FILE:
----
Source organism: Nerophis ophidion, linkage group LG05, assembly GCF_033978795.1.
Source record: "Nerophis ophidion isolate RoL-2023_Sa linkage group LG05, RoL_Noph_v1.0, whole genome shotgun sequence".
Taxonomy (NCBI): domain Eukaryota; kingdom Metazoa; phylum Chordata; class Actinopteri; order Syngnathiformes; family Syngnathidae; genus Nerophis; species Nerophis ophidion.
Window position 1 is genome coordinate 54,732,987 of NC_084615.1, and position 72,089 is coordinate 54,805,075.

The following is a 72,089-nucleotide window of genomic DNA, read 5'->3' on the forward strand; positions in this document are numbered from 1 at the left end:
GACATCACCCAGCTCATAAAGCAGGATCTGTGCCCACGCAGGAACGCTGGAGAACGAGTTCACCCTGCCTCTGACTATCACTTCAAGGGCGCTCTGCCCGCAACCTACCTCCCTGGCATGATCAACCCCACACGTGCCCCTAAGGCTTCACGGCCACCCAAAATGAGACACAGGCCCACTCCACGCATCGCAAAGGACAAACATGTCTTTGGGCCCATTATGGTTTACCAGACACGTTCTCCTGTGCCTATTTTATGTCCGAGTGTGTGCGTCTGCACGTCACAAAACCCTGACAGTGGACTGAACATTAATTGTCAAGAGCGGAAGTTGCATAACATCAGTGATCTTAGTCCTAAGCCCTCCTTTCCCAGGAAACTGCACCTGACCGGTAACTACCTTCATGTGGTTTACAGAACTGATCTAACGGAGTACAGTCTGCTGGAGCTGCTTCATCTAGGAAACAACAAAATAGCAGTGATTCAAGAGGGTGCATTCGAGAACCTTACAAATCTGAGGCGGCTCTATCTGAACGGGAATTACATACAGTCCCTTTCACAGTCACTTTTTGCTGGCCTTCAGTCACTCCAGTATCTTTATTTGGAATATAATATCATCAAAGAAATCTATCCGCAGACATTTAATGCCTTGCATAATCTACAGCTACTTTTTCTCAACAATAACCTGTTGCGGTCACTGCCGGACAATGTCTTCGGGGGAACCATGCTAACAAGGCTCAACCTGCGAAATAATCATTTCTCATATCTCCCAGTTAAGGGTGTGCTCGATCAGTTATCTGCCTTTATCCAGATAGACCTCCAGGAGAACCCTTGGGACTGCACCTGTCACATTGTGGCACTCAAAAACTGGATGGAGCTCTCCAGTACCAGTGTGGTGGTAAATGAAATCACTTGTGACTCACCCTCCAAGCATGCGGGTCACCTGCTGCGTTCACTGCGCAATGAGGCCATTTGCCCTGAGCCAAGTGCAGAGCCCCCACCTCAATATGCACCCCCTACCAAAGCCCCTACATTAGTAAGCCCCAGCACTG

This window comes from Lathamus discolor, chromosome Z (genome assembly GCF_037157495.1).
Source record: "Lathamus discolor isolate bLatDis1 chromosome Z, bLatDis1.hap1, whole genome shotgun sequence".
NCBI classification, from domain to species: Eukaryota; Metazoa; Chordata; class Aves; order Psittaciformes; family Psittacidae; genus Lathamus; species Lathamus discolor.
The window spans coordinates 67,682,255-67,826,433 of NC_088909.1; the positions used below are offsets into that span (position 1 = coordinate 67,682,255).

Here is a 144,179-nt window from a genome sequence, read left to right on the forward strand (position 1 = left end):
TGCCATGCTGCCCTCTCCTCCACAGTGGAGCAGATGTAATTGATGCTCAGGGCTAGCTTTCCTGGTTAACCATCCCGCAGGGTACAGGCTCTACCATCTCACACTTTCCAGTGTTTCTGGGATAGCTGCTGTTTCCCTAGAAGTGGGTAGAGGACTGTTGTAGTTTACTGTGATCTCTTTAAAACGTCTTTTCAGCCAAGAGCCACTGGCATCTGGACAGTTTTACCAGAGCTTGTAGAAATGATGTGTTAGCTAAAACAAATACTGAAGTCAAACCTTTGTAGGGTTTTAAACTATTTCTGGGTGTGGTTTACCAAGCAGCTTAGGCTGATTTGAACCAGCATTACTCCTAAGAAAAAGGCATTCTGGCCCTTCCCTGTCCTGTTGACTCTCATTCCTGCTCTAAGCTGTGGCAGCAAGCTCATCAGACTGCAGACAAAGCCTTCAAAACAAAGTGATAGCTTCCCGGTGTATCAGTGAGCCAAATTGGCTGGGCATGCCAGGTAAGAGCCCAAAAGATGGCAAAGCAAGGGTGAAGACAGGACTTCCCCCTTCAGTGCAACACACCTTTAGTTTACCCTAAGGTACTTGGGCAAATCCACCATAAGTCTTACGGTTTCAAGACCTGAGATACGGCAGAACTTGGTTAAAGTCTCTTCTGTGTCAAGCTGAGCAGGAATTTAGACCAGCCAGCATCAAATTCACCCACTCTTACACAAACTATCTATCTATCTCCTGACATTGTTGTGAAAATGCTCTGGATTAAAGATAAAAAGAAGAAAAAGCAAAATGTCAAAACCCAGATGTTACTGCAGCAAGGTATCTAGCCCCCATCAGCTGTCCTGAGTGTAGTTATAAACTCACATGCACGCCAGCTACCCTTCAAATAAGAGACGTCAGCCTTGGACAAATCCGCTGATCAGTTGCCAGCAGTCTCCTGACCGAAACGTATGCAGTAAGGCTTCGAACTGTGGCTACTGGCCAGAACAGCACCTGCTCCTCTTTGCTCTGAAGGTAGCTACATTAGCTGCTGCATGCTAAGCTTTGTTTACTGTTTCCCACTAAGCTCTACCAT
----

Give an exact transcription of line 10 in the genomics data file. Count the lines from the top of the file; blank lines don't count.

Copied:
The window spans coordinates 67,682,255-67,826,433 of NC_088909.1; the positions used below are offsets into that span (position 1 = coordinate 67,682,255).